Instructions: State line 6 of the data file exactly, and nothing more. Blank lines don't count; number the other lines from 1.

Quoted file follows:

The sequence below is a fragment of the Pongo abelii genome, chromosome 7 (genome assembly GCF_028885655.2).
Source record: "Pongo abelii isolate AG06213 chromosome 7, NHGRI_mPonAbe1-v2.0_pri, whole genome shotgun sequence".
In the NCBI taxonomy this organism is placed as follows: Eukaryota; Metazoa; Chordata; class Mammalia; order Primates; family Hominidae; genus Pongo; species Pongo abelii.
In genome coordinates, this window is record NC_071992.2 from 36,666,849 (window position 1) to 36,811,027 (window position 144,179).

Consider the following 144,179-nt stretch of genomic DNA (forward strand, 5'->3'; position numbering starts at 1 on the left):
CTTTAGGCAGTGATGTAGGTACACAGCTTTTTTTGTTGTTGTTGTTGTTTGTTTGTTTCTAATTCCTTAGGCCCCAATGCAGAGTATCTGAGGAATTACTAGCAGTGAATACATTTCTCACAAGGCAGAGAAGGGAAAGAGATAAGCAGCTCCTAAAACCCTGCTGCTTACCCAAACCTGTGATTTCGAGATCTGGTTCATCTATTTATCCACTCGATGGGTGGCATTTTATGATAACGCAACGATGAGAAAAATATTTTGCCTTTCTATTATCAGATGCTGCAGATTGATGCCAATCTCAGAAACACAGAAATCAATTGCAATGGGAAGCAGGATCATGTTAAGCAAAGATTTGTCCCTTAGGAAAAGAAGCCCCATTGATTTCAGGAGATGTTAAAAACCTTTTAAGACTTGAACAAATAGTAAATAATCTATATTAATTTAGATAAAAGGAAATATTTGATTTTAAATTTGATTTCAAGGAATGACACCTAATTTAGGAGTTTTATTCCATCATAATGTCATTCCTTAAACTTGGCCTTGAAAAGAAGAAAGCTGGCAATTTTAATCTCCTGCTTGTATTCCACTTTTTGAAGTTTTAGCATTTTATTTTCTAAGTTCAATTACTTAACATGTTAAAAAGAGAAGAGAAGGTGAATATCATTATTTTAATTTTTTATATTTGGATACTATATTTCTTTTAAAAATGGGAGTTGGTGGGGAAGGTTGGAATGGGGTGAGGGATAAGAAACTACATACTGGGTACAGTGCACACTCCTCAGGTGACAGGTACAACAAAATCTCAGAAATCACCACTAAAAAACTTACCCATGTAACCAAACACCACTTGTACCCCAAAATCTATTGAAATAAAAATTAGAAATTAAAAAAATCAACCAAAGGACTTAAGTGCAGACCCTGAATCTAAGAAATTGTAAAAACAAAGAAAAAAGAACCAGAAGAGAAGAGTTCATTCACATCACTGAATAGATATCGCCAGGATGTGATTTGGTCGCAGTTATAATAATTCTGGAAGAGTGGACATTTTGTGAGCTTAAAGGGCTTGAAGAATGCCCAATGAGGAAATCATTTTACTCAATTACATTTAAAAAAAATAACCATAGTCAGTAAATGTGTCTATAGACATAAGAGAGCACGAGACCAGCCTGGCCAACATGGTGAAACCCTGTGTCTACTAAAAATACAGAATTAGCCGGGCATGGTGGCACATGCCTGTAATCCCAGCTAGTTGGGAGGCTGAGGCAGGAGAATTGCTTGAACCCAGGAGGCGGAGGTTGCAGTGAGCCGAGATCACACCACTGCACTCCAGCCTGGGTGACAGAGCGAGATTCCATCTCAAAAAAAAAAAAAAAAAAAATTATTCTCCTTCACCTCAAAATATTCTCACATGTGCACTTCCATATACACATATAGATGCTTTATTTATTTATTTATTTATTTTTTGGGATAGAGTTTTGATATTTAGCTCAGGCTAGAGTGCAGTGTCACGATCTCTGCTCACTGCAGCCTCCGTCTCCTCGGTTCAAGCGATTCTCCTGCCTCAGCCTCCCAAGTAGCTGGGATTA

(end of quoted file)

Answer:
CTTTAGGCAGTGATGTAGGTACACAGCTTTTTTTGTTGTTGTTGTTGTTTGTTTGTTTCTAATTCCTTAGGCCCCAATGCAGAGTATCTGAGGAATTACTAGCAGTGAATACATTTCTCACAAGGCAGAGAAGGGAAAGAGATAAGCAGCTCCTAAAACCCTGCTGCTTACCCAAACCTGTGATTTCGAGATCTGGTTCATCTATTTATCCACTCGATGGGTGGCATTTTATGATAACGCAACGATGAGAAAAATATTTTGCCTTTCTATTATCAGATGCTGCAGATTGATGCCAATCTCAGAAACACAGAAATCAATTGCAATGGGAAGCAGGATCATGTTAAGCAAAGATTTGTCCCTTAGGAAAAGAAGCCCCATTGATTTCAGGAGATGTTAAAAACCTTTTAAGACTTGAACAAATAGTAAATAATCTATATTAATTTAGATAAAAGGAAATATTTGATTTTAAATTTGATTTCAAGGAATGACACCTAATTTAGGAGTTTTATTCCATCATAATGTCATTCCTTAAACTTGGCCTTGAAAAGAAGAAAGCTGGCAATTTTAATCTCCTGCTTGTATTCCACTTTTTGAAGTTTTAGCATTTTATTTTCTAAGTTCAATTACTTAACATGTTAAAAAGAGAAGAGAAGGTGAATATCATTATTTTAATTTTTTATATTTGGATACTATATTTCTTTTAAAAATGGGAGTTGGTGGGGAAGGTTGGAATGGGGTGAGGGATAAGAAACTACATACTGGGTACAGTGCACACTCCTCAGGTGACAGGTACAACAAAATCTCAGAAATCACCACTAAAAAACTTACCCATGTAACCAAACACCACTTGTACCCCAAAATCTATTGAAATAAAAATTAGAAATTAAAAAAATCAACCAAAGGACTTAAGTGCAGACCCTGAATCTAAGAAATTGTAAAAACAAAGAAAAAAGAACCAGAAGAGAAGAGTTCATTCACATCACTGAATAGATATCGCCAGGATGTGATTTGGTCGCAGTTATAATAATTCTGGAAGAGTGGACATTTTGTGAGCTTAAAGGGCTTGAAGAATGCCCAATGAGGAAATCATTTTACTCAATTACATTTAAAAAAAATAACCATAGTCAGTAAATGTGTCTATAGACATAAGAGAGCACGAGACCAGCCTGGCCAACATGGTGAAACCCTGTGTCTACTAAAAATACAGAATTAGCCGGGCATGGTGGCACATGCCTGTAATCCCAGCTAGTTGGGAGGCTGAGGCAGGAGAATTGCTTGAACCCAGGAGGCGGAGGTTGCAGTGAGCCGAGATCACACCACTGCACTCCAGCCTGGGTGACAGAGCGAGATTCCATCTCAAAAAAAAAAAAAAAAAAAATTATTCTCCTTCACCTCAAAATATTCTCACATGTGCACTTCCATATACACATATAGATGCTTTATTTATTTATTTATTTATTTTTTGGGATAGAGTTTTGATATTTAGCTCAGGCTAGAGTGCAGTGTCACGATCTCTGCTCACTGCAGCCTCCGTCTCCTCGGTTCAAGCGATTCTCCTGCCTCAGCCTCCCAAGTAGCTGGGATTA